Dog twitching in sleep
Dog twitching in sleep is common across all dog breeds. A dog can twitch in sleep enough to make you worry about what the issue would be with the dog.
Even if yours doesn’t do it often, every once in a while, you’ll notice your dog twitching in sleep. This includes sudden movements in their nose, lips, and feet. I have noted the same with my dog and I thought writing about it would help someone.
So, why do dogs twitch and turn in their sleep?
Summary: A nightmare, a dream or, it’s the dog’s natural way of keeping its body in check while asleep.
Your dog is not the only animal that twitches; studies show almost every animal twitch at some point in their sleep and it’s supposed to be a very normal occurrence. Scientists agree that twitching is just a way the animal’s body keeps check of itself subconsciously. However, this is a theoretical point of view. A few scientists also insinuate that it’s a simple biological occurrence whereby muscles relax or tighten as a result of some sort of response to stimuli.
No matter the case, we know for sure that puppies and senior dogs twitch a lot so we can somehow associate the action with a dog’s age. And we also know that puppies and older dogs dream a lot. Could it be that a dream can send some impulses from the dog’s brain to initiate the twitching in sleep?
When a dog twitches in sleep, it could be dreaming.
Dreaming makes for a good hypothesis as to why a dog would twitch in its sleep. It is proven that dogs have the same sleep pattern as humans. And it’s also proven that dogs indeed dream in their sleep. Scientists have come up with various ways to determine if dogs dream. Like we all twitch, turn and talk in our sleep—dogs do too. In fact, some dogs even walk in their sleep.
What should I do if my dog is having a nightmare?
Dogs generally dream about things that happen in their day-to-day lives. Your dog could be dreaming about chasing a ball which may make them seem happy and peaceful in their dream. However, at times your dog may look miserable and distressed in their sleep which may be signs of a dog nightmare.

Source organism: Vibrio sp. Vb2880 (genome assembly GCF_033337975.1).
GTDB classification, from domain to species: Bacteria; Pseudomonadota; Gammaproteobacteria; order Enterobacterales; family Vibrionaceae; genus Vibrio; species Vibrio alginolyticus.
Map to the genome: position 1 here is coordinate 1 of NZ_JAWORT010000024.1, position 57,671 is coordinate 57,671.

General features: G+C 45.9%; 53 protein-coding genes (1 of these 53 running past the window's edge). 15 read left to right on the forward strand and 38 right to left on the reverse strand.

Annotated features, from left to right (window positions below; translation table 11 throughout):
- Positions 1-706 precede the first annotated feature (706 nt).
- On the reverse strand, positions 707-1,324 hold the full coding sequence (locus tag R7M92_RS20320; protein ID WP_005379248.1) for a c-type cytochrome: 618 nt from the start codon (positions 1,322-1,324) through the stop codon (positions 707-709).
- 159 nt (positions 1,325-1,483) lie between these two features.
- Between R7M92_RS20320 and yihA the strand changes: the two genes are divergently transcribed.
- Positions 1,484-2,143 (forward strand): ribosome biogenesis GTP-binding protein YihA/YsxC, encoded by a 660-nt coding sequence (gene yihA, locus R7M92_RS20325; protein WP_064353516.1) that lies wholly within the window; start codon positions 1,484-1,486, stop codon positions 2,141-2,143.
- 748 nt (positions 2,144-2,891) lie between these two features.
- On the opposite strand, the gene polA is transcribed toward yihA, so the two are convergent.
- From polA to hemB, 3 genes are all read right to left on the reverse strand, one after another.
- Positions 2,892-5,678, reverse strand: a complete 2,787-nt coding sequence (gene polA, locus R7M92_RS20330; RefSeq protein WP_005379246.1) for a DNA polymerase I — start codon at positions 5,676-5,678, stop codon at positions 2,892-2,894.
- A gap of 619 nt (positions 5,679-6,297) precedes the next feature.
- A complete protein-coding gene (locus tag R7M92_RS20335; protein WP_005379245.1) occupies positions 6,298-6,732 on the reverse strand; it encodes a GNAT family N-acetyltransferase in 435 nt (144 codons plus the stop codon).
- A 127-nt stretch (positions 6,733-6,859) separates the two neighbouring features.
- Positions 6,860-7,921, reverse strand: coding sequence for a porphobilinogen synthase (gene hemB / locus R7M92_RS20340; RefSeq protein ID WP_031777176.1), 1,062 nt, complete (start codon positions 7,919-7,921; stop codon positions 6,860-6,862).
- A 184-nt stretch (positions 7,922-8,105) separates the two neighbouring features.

So, what do you do when your dog is twitching in sleep? Should I wake him up? The barks and growls might tempt you to wake your pup, the way you’d wake a baby who’s having a bad dream. Well, don’t wake a sleeping dog (quite literally); one because the nightmare serves a purpose in the dog’s mental health/growth, and, two because the dog could wake up on a defense mode and bite you—thinking you’re part of the nightmare. It takes dogs some time to conform to reality and during this time before it can differentiate between the nightmare and reality, you’d easily become a victim.
Get a good dog bed.
A good dog bed creates a warm and safe resting place for your dog and this ensures a deep and satisfying sleep. If your dog is twitching in its sleep, its probably as a result of some discomfort. This habit is more pronounced on puppies and senior dogs. To make it easier on yours, gift your puppy with a puppy dog bed or your older dog with a dog bed for senior dogs. For middle-aged dogs, I’d recommend an orthopedic memory foam dog bed.
Unless your dog is having a seizure; twitching in their sleep is pretty normal. You can even take time and look at how adorable they look while sleeping and imagine what they could be dreaming about. But if you suspect it’s a seizure, give the vet a visit as soon as you are in a position to. If you found this piece helpful, feel free to share it with other dog lovers.